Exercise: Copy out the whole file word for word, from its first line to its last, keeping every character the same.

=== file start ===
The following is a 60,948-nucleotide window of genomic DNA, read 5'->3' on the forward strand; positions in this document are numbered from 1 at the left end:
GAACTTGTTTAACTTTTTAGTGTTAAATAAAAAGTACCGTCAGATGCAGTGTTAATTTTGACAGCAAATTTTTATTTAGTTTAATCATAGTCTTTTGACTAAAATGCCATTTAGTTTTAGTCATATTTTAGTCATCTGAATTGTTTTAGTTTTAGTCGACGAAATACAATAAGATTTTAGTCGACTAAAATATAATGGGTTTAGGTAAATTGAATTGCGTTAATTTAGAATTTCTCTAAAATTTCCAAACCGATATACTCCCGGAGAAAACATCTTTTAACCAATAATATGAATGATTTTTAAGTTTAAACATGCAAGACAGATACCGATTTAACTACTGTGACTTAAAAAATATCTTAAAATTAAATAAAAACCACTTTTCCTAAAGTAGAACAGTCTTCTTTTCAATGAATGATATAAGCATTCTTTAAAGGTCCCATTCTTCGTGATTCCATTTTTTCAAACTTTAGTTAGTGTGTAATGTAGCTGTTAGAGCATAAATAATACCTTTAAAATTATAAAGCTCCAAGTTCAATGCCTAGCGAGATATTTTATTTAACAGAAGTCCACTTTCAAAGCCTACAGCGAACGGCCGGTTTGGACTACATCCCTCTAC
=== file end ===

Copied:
The following is a 60,948-nucleotide window of genomic DNA, read 5'->3' on the forward strand; positions in this document are numbered from 1 at the left end:
GAACTTGTTTAACTTTTTAGTGTTAAATAAAAAGTACCGTCAGATGCAGTGTTAATTTTGACAGCAAATTTTTATTTAGTTTAATCATAGTCTTTTGACTAAAATGCCATTTAGTTTTAGTCATATTTTAGTCATCTGAATTGTTTTAGTTTTAGTCGACGAAATACAATAAGATTTTAGTCGACTAAAATATAATGGGTTTAGGTAAATTGAATTGCGTTAATTTAGAATTTCTCTAAAATTTCCAAACCGATATACTCCCGGAGAAAACATCTTTTAACCAATAATATGAATGATTTTTAAGTTTAAACATGCAAGACAGATACCGATTTAACTACTGTGACTTAAAAAATATCTTAAAATTAAATAAAAACCACTTTTCCTAAAGTAGAACAGTCTTCTTTTCAATGAATGATATAAGCATTCTTTAAAGGTCCCATTCTTCGTGATTCCATTTTTTCAAACTTTAGTTAGTGTGTAATGTAGCTGTTAGAGCATAAATAATACCTTTAAAATTATAAAGCTCCAAGTTCAATGCCTAGCGAGATATTTTATTTAACAGAAGTCCACTTTCAAAGCCTACAGCGAACGGCCGGTTTGGACTACATCCCTCTAC